Reply
      1. Sharon

        I also live in northern CA, bay area, in a wooded suburb near open space. We’ve been visited this summer by 3 grey foxes. Caught sight of them on 3 occasions. An amazing treat. Got to see one slide down the play structure slide. I am confident of the identity due to a couple good looks at the black racing stripe down the grey tail. These 3 seem to hold their tails straight out behind them when they run. Definitely not straight upright.

        Reply
  6. Steve Paulo

    We see Coyotes quite often in the field behind my house in Bradford NH. I finally saw a Red Fox this morning. Had a beautiful white tipped tail, and definitely smaller then the coyotes.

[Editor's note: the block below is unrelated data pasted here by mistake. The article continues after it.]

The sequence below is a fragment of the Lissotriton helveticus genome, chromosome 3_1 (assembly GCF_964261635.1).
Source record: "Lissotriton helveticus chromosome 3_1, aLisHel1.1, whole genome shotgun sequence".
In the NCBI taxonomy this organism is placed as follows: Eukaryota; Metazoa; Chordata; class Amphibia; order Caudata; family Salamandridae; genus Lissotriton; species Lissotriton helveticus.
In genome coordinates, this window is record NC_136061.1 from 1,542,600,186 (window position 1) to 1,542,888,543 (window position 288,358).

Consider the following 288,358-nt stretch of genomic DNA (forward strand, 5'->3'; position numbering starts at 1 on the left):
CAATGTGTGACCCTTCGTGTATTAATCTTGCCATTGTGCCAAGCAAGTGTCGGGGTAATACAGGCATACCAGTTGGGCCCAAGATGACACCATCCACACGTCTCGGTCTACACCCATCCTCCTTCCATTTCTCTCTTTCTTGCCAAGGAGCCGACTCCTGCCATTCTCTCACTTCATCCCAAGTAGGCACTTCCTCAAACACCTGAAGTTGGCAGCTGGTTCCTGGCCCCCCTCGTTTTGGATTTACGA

Reply
      1. guillermo

        The origin comes from the nahuatl language, the ancient Aztecs called these animals “coyotl”. There are plenty of word that include the name of coyotes in that language, such as Nezahualcoyotl, Coyoacan, etc.

        Reply
  7. David Brown

    I have a pair of coyotes that had pups behind my house. They aren’t scared of me. I don’t leave my 5 year old alone but should i be worried ?

    Reply
    1. Hillary

      Although wild animals prefer to avoid humans, the young take a while to develop this caution, so it isn’t worrisome that the pups aren’t scared of you. The parents are very protective of their young and will definitely be aggressive if they feel their young are jeopardized, so be sure to give them plenty of space. You may want to stick to the front yard for the time being. This is a great opportunity to watch behavior from inside the house, and we hope you’ll send photos! More information on coyotes here: http://www.massaudubon.org/learn/nature-wildlife/mammals/coyotes/about